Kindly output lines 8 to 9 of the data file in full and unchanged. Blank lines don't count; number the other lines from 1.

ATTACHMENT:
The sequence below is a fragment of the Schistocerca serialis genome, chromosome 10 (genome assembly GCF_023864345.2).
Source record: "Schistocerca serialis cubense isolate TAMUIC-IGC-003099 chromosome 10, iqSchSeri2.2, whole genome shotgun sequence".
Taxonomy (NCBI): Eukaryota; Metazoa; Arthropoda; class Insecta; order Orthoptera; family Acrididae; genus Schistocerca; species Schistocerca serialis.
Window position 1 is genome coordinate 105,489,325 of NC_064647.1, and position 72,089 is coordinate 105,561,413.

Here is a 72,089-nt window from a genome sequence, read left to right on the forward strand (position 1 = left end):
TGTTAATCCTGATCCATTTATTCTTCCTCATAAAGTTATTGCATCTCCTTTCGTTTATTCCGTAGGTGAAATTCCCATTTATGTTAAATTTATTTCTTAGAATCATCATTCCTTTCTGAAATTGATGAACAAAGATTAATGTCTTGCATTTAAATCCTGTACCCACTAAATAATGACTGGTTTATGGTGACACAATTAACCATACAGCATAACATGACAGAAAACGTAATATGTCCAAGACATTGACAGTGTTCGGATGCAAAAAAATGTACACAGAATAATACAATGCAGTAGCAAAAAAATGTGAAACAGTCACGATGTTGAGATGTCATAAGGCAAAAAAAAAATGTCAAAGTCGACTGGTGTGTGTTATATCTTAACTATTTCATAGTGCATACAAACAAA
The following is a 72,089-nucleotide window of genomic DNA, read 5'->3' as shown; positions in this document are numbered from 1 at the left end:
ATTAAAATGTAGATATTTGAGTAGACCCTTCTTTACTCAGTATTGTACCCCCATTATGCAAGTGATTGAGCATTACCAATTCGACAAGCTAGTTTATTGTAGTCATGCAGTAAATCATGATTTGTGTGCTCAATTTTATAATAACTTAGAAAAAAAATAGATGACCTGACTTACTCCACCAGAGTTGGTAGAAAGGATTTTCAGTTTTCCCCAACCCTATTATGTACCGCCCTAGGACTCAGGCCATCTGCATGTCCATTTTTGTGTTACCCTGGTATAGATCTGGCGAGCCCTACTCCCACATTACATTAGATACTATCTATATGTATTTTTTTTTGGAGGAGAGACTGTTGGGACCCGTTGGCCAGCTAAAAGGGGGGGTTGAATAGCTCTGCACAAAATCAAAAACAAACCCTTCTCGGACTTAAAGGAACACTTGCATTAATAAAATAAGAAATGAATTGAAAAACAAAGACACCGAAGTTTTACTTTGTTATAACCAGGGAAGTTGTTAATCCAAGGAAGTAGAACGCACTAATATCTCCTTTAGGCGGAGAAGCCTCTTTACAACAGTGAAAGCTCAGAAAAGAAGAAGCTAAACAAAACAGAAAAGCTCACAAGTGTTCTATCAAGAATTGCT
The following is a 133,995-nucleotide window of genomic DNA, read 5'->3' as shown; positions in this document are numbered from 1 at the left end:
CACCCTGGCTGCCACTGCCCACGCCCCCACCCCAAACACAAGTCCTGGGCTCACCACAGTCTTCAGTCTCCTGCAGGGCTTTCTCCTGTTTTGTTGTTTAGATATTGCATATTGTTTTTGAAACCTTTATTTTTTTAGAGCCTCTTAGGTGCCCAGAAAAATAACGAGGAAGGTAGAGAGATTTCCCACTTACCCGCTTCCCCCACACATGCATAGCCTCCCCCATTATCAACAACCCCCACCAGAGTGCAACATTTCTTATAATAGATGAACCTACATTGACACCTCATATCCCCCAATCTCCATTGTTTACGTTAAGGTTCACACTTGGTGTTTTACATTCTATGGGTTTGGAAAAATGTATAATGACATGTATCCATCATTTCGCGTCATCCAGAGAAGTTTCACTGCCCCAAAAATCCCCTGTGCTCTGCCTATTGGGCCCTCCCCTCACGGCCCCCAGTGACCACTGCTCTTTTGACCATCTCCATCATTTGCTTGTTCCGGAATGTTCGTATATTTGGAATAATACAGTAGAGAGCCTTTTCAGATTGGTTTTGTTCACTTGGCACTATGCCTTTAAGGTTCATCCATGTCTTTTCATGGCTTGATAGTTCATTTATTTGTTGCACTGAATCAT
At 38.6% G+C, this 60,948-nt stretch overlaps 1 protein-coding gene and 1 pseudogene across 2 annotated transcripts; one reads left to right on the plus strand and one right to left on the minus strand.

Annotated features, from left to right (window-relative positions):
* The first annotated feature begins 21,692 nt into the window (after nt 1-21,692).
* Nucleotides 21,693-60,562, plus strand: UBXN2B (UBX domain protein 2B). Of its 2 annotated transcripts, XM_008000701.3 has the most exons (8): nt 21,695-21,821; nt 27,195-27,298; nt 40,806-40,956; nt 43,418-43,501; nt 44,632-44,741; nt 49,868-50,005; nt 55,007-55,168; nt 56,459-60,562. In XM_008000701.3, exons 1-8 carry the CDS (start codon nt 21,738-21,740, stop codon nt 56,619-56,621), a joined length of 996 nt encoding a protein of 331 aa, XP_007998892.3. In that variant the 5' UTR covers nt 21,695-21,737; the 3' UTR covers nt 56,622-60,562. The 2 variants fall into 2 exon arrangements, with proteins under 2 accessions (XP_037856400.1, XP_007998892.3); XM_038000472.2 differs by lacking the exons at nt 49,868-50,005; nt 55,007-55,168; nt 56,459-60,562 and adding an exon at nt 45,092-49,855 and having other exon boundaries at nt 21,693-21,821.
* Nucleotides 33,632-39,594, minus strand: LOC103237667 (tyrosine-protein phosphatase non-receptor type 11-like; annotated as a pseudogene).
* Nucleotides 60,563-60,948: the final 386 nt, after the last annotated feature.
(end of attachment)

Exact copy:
ATTAAAATGTAGATATTTGAGTAGACCCTTCTTTACTCAGTATTGTACCCCCATTATGCAAGTGATTGAGCATTACCAATTCGACAAGCTAGTTTATTGTAGTCATGCAGTAAATCATGATTTGTGTGCTCAATTTTATAATAACTTAGAAAAAAAATAGATGACCTGACTTACTCCACCAGAGTTGGTAGAAAGGATTTTCAGTTTTCCCCAACCCTATTATGTACCGCCCTAGGACTCAGGCCATCTGCATGTCCATTTTTGTGTTACCCTGGTATAGATCTGGCGAGCCCTACTCCCACATTACATTAGATACTATCTATATGTATTTTTTTTTGGAGGAGAGACTGTTGGGACCCGTTGGCCAGCTAAAAGGGGGGGTTGAATAGCTCTGCACAAAATCAAAAACAAACCCTTCTCGGACTTAAAGGAACACTTGCATTAATAAAATAAGAAATGAATTGAAAAACAAAGACACCGAAGTTTTACTTTGTTATAACCAGGGAAGTTGTTAATCCAAGGAAGTAGAACGCACTAATATCTCCTTTAGGCGGAGAAGCCTCTTTACAACAGTGAAAGCTCAGAAAAGAAGAAGCTAAACAAAACAGAAAAGCTCACAAGTGTTCTATCAAGAATTGCT
The following is a 133,995-nucleotide window of genomic DNA, read 5'->3' as shown; positions in this document are numbered from 1 at the left end: